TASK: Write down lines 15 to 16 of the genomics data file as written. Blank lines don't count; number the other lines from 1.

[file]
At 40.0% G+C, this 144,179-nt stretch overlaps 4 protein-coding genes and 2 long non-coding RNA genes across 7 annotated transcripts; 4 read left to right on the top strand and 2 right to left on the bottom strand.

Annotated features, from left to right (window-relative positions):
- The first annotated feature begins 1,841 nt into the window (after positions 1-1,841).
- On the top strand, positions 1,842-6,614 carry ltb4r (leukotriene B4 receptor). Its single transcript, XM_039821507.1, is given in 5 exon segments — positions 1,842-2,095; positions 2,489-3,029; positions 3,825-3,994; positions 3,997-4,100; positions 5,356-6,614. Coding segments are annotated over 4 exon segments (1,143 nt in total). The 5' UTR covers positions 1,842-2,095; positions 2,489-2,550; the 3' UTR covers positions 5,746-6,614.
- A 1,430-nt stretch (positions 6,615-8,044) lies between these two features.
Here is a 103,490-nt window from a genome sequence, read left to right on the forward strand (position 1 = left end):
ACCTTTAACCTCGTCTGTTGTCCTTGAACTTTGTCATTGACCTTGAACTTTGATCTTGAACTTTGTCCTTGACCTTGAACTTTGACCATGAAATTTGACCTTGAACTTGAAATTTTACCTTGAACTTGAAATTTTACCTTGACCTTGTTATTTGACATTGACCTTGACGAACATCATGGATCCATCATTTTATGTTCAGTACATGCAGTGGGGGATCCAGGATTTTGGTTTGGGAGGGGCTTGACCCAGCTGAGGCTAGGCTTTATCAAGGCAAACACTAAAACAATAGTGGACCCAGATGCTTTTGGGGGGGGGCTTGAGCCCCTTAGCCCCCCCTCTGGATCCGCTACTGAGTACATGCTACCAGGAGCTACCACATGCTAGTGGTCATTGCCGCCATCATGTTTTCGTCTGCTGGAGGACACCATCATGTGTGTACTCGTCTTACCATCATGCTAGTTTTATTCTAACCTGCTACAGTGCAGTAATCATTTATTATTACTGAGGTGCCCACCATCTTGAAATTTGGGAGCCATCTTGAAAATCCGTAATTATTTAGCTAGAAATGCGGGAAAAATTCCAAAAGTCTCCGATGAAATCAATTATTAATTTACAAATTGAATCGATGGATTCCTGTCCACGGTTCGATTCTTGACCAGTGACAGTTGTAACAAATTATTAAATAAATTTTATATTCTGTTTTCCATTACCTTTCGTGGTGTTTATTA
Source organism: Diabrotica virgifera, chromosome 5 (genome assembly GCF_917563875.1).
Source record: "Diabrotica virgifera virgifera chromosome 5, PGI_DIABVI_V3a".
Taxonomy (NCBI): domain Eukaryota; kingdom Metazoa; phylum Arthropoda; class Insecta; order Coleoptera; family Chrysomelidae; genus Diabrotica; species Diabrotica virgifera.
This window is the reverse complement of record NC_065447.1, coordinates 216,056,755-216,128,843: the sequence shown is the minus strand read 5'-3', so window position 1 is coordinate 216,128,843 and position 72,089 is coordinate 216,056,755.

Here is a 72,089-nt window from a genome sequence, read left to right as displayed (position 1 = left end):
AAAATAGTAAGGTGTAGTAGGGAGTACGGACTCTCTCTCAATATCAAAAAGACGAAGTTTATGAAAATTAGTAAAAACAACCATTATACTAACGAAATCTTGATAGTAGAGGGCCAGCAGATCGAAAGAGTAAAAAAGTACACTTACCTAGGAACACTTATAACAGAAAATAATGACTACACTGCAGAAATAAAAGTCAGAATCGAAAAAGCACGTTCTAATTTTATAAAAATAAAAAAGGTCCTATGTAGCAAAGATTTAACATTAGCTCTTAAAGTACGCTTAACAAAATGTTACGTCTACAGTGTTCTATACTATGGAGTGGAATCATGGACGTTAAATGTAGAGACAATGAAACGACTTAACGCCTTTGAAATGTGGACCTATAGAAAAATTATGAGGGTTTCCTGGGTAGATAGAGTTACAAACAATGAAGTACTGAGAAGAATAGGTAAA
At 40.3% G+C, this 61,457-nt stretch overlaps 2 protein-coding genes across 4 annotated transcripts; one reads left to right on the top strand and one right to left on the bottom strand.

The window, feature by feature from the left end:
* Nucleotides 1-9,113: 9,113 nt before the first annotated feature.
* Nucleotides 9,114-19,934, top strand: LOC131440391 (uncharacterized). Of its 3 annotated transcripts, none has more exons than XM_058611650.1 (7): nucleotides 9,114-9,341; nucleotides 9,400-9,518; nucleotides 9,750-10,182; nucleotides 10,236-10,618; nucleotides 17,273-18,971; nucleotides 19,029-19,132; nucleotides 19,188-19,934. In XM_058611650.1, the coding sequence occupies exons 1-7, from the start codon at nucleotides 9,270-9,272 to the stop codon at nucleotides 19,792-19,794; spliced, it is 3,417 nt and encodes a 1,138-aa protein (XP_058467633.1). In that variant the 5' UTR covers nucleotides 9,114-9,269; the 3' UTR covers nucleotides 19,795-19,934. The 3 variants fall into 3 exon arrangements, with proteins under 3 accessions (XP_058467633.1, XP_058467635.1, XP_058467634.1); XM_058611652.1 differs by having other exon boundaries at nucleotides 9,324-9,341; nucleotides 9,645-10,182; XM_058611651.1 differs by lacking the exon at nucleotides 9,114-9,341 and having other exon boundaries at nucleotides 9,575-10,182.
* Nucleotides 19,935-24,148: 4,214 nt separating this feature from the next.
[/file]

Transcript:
The window, feature by feature from the left end:
* Nucleotides 1-9,113: 9,113 nt before the first annotated feature.